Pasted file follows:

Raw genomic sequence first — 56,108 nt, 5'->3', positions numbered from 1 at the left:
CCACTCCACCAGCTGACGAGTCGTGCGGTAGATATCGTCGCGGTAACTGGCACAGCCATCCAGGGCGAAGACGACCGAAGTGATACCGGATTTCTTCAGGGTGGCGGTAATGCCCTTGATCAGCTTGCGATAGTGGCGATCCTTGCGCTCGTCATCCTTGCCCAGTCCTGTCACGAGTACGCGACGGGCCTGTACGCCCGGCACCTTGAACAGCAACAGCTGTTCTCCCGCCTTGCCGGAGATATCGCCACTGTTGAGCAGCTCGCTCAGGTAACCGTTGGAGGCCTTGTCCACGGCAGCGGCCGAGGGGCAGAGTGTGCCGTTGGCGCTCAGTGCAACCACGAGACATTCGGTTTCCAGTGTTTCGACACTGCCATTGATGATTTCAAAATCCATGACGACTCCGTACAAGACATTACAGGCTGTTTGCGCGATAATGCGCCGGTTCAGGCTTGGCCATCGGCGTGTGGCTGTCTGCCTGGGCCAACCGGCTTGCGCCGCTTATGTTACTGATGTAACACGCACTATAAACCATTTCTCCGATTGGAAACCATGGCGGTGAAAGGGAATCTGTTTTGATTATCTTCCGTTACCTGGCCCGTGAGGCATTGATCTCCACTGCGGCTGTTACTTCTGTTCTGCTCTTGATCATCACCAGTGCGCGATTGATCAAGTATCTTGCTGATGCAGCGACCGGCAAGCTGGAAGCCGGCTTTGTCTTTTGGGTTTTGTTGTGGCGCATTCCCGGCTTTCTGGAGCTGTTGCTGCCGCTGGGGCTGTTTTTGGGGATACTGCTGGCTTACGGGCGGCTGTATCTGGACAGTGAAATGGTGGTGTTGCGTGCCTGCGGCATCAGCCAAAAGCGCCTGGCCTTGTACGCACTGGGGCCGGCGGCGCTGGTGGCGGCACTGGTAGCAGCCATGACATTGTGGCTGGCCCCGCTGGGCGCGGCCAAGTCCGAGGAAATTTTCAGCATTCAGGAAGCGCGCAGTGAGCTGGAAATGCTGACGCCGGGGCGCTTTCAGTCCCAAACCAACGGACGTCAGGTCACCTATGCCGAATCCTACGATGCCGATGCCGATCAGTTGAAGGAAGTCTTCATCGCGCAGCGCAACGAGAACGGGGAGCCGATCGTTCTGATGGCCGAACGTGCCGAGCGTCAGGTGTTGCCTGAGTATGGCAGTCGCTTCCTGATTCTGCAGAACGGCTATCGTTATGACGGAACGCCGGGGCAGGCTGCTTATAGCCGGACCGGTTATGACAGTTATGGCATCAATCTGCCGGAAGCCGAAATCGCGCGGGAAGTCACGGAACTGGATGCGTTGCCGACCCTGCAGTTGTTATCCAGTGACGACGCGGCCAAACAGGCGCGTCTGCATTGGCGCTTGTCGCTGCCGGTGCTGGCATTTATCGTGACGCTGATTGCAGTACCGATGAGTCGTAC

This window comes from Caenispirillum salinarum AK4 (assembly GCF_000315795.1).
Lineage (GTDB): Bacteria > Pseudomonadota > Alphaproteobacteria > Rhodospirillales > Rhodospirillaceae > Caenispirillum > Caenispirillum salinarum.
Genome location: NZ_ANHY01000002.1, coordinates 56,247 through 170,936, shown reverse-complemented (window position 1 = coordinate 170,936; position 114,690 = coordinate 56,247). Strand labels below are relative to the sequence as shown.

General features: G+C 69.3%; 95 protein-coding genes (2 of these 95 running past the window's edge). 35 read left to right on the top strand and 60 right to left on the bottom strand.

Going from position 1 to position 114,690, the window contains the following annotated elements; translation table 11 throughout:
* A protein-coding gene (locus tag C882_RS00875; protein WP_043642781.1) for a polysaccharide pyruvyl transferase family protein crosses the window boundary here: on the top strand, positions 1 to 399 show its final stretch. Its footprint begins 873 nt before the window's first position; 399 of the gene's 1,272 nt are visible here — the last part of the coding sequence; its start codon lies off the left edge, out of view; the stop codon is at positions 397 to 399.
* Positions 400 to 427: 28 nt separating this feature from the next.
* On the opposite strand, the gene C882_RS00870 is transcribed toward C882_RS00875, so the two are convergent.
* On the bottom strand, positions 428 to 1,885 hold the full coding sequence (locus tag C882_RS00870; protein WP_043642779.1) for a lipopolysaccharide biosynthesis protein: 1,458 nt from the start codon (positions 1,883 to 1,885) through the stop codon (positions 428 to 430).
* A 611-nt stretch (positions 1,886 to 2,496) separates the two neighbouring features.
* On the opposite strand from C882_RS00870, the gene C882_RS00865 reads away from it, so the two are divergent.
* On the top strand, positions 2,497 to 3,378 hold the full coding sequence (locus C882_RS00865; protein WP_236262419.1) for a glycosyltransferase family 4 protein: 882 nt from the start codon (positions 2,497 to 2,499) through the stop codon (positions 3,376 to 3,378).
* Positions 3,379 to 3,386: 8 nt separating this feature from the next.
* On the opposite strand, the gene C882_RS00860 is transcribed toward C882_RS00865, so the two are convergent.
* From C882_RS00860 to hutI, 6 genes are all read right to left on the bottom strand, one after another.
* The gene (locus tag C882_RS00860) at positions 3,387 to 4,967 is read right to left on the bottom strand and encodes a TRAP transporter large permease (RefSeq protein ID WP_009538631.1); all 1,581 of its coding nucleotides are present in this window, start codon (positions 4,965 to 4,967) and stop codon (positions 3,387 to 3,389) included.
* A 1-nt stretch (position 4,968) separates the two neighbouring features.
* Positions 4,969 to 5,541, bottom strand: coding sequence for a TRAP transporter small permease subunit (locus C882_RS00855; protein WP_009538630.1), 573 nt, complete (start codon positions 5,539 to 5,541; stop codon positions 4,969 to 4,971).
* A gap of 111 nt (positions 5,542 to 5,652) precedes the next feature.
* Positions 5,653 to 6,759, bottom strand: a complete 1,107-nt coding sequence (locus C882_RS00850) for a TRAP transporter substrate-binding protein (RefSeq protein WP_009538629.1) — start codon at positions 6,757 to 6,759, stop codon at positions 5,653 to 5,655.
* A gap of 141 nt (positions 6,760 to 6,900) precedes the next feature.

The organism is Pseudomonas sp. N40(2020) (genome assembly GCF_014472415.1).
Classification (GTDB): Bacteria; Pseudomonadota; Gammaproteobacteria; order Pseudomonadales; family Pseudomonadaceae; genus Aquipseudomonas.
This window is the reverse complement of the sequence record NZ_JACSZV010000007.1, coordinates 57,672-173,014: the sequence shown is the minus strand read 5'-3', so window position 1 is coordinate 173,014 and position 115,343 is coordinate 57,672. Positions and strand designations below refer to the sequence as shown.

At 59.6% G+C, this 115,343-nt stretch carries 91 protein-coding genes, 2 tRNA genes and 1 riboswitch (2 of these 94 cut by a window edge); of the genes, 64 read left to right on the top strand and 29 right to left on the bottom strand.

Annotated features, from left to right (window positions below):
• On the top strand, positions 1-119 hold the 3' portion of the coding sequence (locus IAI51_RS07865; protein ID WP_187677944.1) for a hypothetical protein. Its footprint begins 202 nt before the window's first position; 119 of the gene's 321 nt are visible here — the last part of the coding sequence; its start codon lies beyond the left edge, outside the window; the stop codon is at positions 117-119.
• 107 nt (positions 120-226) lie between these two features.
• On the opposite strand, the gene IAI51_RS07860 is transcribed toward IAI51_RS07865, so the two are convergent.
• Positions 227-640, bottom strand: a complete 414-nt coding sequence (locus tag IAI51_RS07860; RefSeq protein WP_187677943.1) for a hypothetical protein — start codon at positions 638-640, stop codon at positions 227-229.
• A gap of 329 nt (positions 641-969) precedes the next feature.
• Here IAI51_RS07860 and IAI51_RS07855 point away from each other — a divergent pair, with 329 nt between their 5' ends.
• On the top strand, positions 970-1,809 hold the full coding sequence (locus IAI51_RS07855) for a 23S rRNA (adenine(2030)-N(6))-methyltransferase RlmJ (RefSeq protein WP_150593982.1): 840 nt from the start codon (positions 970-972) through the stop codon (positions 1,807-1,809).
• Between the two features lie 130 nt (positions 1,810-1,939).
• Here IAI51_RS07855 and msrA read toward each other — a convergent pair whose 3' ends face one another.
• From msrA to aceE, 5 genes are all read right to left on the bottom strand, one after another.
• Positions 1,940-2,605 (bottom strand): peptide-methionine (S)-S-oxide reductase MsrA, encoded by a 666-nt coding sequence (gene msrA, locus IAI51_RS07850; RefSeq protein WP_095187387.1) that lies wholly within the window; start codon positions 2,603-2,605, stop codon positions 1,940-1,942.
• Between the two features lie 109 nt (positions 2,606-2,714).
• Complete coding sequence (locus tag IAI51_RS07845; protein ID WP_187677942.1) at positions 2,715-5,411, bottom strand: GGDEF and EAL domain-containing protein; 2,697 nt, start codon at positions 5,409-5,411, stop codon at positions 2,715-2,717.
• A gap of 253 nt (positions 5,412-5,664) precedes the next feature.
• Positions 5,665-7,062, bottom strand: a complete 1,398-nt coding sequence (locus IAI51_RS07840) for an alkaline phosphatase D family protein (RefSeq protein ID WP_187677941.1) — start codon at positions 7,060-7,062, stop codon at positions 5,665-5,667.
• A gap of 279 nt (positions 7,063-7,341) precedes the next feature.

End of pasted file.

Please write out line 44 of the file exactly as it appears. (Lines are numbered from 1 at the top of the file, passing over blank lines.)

• A gap of 279 nt (positions 7,063-7,341) precedes the next feature.